Evans v. Breeden

Annotate this Case

330 N.E.2d 116 (1975)

Allen A. EVANS, As Next Friend of Robert A. Evans and Allen A. Evans, Plaintiffs-Appellants, v. Pauline N. BREEDEN, Defendant-Appellee.

No. 1-774A106.

Court of Appeals of Indiana, First District.

June 23, 1975.

Rehearing Denied July 29, 1975.

*117 Joseph F. Quill, Indianapolis, Melville E. Watson, Greenfield, John G. McNutt, Indianapolis, for plaintiffs-appellants.

Howard J. DeTrude, Jr., John N. Thompson, Indianapolis, Stephen Free, Greenfield, for defendant-appellee; Knightlinger, Young, Gray & DeTrude, Indianapolis, Ging, Free & Brand, Greenfield, of counsel.

ROBERTSON, Chief Judge.

Plaintiff-appellant, Evans, appeals from a negative judgment rendered in his suit for damages against defendant-appellee, Breeden, arising out of an intersectional collision.

The issues raised upon appeal concern the collateral source rule, instructions to the jury, and whether the judgment is contrary to law.

Finding no reversible error, we affirm.

The case arose out of an intersectional collision between Robert Evans and Pauline Breeden which occurred at the intersection of East Washington Street and Irvington Plaza Shopping Center in Indianapolis. A review of the facts most favorable to the judgment reveals that Evans was proceeding east on Washington Street upon his motorcycle and Breeden was heading north from the shopping center parking lot in her automobile. Although the posted speed limit was 35 m.p.h., Evans *118 was proceeding at 40 m.p.h. He saw the light change but decided he could not stop and attempted to drive on through the intersection. Mrs. Breeden, after stopping at the light, saw it turn green and started into the intersection. Upon seeing Evans she stopped immediately but her car was struck by Evans on the right front. The collision resulted in bodily injuries to Evans that required surgery and hospitalization.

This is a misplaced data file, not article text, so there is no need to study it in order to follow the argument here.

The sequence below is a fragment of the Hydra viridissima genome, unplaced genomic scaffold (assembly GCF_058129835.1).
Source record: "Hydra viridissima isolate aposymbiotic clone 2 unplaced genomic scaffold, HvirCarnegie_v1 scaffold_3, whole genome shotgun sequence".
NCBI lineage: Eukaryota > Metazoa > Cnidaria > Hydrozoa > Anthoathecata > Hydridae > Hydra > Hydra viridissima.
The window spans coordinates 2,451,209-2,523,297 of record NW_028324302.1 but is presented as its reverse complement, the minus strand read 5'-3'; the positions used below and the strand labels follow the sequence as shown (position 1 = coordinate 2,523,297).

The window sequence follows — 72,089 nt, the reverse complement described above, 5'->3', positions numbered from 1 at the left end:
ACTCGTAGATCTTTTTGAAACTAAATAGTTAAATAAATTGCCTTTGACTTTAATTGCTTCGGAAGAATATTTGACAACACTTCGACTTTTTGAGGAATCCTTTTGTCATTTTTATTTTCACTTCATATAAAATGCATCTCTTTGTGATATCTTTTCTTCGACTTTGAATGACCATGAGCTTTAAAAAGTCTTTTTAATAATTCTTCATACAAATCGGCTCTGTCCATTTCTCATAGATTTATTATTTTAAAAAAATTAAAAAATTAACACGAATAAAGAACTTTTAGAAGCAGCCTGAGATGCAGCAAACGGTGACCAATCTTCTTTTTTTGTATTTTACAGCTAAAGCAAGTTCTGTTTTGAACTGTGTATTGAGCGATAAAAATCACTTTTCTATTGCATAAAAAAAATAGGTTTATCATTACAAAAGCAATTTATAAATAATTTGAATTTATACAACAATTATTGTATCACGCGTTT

Evans's father brought suit against Breeden, alleging that his son's injuries were caused by Breeden's negligence. The jury returned a verdict in favor of Breeden and the Court rendered judgment accordingly. Evans brings this appeal.

The facts pertinent to this issue are as follows:

Prior to trial, Evans filed a motion in limine, seeking to prevent any reference at trial to the fact that insurance proceeds had paid part of the medical expenses resulting from the collision. The trial judge granted the motion, but advised the parties that the motion could be relaxed during trial if circumstances warranted.

On direct examination Evans's father testified that he had "caused to be paid" certain medical bills incurred during his son's treatment and then introduced twelve checks, totalling $358.00, drawn on his personal checking account and made out to the hospital.

Out of the presence of the jury, Breeden's counsel asked that the motion in limine be relaxed to allow him to remove the false impression left by the father's testimony that the medical bills had been paid out of the family savings. The court granted the request.

It was then established on cross-examination, over Evans's objection, that a portion of the medical bills were paid by insurance.

On appeal, Evans contends that the trial court erred in permitting the cross-examination of Evans's father to extend to the subject of benefits from a collateral source.

The collateral source rule is stated as follows:

"Compensation for the loss received by plaintiff from a collateral source, independent of the wrongdoer, as from insurance, cannot be set up by the wrongdoer in mitigation of damages." 9 I.L.E. Damages ยง 86, p. 253-Insurance or other Collateral Compensation.